The exhibition included 32 new oil on canvas ‘Fact’ paintings, a series which Hirst began work on in 2000. The paintings, intended to be exact copies of photographs, variously took as their subject matter images from newspapers and science journals, or details from Hirst works.
'The Elusive Truth', Hirst explains, was intended as an exploration into our relationship with imagery: “Art has been in a constant battle for hundreds of years with every other kind of image-making … newspapers are supposed to be about facts and truth, and you believe you get a true view of the world from these images when you don’t: they’re completely fake.”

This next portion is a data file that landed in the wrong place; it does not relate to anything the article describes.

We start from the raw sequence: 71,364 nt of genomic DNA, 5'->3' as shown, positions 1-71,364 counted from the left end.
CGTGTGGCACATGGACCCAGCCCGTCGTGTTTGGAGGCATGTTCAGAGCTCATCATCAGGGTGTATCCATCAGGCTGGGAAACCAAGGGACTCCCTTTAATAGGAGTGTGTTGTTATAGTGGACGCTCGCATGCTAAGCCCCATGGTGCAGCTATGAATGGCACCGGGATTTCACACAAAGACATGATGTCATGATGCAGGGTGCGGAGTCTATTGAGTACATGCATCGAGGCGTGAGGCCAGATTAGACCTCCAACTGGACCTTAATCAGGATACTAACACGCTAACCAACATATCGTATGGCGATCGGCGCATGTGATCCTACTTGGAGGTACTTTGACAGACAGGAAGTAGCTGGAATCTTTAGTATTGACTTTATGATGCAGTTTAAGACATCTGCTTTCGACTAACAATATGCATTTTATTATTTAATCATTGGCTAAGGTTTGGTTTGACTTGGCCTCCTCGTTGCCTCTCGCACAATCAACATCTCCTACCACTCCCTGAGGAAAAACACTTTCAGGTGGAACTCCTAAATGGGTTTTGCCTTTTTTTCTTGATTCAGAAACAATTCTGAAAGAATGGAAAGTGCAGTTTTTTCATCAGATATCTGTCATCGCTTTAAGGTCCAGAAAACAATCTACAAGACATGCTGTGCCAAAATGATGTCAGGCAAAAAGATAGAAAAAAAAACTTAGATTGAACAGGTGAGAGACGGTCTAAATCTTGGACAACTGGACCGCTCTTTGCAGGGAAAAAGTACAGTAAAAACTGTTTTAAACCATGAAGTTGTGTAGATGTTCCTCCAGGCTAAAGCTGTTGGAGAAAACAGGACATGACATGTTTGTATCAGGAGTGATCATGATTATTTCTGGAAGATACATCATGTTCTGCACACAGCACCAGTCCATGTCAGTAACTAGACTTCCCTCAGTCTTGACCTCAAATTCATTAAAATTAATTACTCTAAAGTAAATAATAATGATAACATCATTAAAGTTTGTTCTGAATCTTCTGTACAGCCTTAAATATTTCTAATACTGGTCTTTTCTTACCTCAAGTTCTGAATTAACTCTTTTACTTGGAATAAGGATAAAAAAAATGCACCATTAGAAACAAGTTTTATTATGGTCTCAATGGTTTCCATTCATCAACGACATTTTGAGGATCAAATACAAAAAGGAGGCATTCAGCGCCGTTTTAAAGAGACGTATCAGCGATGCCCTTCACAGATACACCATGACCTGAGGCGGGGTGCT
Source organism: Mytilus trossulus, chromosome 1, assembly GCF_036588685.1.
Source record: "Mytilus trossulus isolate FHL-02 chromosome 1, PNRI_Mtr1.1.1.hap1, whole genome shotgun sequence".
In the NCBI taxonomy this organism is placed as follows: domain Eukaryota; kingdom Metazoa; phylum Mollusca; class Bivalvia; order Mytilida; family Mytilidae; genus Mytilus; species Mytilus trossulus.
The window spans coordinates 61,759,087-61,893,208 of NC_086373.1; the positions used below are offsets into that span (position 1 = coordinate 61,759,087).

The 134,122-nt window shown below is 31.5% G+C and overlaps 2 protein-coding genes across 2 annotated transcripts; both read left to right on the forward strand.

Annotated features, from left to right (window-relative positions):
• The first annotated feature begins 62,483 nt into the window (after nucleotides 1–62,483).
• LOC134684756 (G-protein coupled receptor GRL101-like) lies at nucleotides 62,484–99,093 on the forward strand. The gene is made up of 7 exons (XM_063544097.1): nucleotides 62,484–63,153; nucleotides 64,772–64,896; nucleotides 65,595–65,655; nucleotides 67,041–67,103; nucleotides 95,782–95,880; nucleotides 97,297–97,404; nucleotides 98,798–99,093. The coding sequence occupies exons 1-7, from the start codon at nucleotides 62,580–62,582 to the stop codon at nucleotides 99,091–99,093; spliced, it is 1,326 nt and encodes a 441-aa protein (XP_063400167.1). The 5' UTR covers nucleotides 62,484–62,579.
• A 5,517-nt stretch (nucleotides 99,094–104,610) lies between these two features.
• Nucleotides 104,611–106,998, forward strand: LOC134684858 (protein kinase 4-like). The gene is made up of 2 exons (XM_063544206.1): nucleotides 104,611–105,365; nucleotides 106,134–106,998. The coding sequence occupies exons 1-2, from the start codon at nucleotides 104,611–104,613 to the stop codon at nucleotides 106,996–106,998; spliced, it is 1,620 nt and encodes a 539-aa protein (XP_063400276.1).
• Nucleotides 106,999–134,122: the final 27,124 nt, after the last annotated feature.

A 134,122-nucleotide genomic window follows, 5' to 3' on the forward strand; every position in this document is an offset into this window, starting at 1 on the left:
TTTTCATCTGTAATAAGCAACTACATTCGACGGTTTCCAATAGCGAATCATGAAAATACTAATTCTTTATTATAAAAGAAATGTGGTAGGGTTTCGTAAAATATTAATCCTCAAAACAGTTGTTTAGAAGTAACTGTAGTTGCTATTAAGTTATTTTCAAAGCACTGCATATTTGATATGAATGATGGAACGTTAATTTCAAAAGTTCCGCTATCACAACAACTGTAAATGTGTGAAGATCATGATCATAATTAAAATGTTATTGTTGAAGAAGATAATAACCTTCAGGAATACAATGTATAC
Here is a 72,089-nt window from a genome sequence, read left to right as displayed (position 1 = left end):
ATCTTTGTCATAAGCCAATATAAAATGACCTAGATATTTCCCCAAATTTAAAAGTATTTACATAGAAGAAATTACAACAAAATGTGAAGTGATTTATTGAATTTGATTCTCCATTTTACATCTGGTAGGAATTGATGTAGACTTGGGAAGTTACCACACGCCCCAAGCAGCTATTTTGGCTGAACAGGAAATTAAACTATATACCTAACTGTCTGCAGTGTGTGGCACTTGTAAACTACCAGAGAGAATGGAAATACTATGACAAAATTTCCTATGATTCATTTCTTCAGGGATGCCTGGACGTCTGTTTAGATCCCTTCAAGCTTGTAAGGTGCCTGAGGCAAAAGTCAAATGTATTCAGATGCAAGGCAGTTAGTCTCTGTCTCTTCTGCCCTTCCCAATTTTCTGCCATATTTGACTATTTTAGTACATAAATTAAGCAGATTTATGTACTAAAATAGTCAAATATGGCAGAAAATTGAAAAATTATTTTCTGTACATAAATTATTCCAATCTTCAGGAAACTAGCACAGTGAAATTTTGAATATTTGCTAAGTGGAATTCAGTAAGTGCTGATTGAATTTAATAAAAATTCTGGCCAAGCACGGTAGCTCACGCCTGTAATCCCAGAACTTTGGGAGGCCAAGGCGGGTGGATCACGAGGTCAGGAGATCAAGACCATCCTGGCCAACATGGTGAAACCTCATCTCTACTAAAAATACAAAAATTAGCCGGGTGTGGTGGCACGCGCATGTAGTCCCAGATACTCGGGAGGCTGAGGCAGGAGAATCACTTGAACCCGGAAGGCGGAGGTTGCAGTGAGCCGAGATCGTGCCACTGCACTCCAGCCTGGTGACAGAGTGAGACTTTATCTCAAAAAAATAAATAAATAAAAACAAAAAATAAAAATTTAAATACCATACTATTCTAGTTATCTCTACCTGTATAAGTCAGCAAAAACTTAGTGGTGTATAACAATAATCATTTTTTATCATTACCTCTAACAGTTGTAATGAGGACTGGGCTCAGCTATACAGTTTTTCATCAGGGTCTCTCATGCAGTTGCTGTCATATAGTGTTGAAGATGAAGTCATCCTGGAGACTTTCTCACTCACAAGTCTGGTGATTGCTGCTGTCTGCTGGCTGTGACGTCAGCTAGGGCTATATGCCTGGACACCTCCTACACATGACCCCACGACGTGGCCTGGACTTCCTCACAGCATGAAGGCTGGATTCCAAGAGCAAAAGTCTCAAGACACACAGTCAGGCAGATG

The catalogue published on the occasion of the exhibition included full-colour reproductions of 24 paintings accompanied by texts written, or selected, by the artist, and a short story by the novelist J. G. Ballard (Other Criteria/Gagosian Gallery, 2005).
 Damien Hirst cited in Hans Ulrich Obrist, ‘Interview with Damien Hirst, June-September 2006’, ‘In the darkest hour, there may be light: Works from Damien Hirst’s murderme collection’ (Serpentine Gallery/Other Critieria, 2006) unpag.